CI allows developers to encounter fewer conflicts while interacting with code. This is because once the code is merged continuously, there are less chances of breaking what already exists.

CI improves project predictability because code problems such as bugs and errors are caught and solved earlier. Continuous Integration allows development teams to get fast feedback about changes made on a specific project, this is an easier way of solving problems when they are found because the code is still fresh in the developer’s mind. It also automates the process of compiling, testing, and reporting the project source code.

When a developer push changes into a repository, the CI server gets notified about the changes. The CI server either pulls the repository after a few minutes to see if there are any changes or the repository actively calls the CI server to let it know when there are changes. It then clones the repository and builds the project.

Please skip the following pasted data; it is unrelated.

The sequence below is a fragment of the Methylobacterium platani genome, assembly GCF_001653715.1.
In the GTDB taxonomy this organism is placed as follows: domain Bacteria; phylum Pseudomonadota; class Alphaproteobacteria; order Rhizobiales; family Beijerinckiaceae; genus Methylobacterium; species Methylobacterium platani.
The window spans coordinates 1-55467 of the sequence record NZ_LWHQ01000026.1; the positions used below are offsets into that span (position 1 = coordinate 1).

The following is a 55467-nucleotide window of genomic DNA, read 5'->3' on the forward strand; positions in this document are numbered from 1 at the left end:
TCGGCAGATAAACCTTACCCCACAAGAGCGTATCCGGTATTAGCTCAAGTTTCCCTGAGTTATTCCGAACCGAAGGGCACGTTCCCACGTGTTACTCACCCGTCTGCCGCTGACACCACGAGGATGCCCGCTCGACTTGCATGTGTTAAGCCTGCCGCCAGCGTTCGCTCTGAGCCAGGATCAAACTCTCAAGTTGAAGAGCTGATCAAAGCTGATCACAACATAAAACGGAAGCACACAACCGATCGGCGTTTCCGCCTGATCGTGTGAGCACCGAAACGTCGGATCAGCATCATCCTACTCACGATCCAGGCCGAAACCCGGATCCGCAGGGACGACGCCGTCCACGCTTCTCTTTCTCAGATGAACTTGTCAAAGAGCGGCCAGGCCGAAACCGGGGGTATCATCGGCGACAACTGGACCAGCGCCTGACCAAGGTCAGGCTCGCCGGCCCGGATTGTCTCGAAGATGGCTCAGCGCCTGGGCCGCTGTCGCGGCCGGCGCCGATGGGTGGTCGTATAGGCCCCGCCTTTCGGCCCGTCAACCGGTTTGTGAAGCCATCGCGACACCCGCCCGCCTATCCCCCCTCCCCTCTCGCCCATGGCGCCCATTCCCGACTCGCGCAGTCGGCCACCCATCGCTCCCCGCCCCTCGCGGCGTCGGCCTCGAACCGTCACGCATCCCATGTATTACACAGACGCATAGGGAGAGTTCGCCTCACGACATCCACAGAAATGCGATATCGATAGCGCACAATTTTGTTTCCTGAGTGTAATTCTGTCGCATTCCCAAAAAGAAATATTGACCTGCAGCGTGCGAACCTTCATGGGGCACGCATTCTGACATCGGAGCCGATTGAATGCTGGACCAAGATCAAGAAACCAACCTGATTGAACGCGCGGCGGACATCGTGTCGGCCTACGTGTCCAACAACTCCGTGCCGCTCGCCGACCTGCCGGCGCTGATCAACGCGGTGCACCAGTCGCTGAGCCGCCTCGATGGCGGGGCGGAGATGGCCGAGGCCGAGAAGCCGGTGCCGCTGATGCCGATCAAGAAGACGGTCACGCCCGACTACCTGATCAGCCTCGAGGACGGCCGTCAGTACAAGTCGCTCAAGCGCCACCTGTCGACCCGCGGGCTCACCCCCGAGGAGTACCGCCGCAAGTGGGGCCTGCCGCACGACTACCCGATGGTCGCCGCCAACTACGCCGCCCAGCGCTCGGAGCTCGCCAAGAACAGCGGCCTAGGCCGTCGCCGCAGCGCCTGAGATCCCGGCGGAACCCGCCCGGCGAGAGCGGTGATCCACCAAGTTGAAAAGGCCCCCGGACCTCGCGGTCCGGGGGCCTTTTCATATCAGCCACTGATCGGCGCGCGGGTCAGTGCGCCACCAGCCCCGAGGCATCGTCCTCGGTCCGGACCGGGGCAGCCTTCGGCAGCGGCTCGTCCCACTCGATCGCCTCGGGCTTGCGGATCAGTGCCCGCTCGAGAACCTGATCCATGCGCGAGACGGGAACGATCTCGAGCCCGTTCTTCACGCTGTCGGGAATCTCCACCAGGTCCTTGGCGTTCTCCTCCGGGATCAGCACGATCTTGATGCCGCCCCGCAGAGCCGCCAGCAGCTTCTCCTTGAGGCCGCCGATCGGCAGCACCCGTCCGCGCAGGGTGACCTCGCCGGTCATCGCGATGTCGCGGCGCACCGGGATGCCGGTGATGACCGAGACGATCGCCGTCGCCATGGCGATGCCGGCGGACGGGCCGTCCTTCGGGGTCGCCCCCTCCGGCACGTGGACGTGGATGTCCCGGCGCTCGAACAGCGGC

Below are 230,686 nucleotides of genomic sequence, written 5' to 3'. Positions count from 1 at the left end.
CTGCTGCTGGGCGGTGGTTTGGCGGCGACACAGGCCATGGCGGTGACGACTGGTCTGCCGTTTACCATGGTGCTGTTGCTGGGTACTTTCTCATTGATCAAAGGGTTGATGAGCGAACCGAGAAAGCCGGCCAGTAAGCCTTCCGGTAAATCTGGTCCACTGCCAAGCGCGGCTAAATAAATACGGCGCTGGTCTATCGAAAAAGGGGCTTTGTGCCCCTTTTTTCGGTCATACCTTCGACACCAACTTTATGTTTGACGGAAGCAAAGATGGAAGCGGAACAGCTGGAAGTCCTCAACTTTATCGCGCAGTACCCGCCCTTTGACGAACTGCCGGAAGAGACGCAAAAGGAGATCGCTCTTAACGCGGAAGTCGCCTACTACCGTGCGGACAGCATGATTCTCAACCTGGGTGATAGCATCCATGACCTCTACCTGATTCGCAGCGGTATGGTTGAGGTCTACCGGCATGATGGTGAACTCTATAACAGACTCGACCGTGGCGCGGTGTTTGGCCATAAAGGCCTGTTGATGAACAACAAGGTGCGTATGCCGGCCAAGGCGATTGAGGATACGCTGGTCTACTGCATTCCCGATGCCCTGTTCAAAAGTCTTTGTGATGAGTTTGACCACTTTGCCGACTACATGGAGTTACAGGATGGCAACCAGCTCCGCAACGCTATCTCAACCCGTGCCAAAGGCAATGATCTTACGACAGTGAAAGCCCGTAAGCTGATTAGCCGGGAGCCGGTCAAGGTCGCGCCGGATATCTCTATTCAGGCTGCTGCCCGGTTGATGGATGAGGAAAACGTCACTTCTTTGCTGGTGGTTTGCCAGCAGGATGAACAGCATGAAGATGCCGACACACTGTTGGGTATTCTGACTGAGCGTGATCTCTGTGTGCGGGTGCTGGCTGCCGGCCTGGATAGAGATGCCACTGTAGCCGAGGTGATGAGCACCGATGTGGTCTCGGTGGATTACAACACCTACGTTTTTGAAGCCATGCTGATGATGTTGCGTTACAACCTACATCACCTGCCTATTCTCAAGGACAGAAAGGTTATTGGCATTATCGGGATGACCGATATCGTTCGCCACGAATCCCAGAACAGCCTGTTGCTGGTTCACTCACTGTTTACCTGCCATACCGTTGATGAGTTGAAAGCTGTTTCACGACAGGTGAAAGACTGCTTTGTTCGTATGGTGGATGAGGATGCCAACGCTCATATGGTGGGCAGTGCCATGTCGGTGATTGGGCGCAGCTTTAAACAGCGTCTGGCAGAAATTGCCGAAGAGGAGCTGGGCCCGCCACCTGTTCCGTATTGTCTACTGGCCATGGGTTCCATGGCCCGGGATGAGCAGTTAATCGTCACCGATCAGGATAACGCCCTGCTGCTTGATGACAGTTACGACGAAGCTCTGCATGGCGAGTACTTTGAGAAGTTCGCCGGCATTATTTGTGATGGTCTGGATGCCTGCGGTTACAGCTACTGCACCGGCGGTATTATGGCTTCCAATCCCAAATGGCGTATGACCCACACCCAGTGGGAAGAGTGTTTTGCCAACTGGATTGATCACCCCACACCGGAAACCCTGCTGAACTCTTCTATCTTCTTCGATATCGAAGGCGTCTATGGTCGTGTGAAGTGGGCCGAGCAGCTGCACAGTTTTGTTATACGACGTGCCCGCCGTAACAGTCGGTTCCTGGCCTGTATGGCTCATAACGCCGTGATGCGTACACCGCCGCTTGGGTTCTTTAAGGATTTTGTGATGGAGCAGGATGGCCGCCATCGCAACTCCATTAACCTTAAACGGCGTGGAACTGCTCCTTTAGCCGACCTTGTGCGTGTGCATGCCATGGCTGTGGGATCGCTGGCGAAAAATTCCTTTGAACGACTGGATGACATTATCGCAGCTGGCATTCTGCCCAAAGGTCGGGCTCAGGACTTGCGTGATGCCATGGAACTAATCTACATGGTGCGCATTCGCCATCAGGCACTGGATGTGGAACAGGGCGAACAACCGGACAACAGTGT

If the project fails, the CI server notifies the team. The continuous integration server finally generates various reports, such as the line coverage of the project test or style issues found on the project code.

Why Continuous Integration is Needed

  • Using CI, developers tend to experience fewer conflicts when integrating code, this is because when code gets merged, it does not easily break. Even if it breaks, the problem is easily resolved.
  • A developer may forget to run the project code before checking the changes, a CI server will not, and the problem would be caught early on and resolved quickly.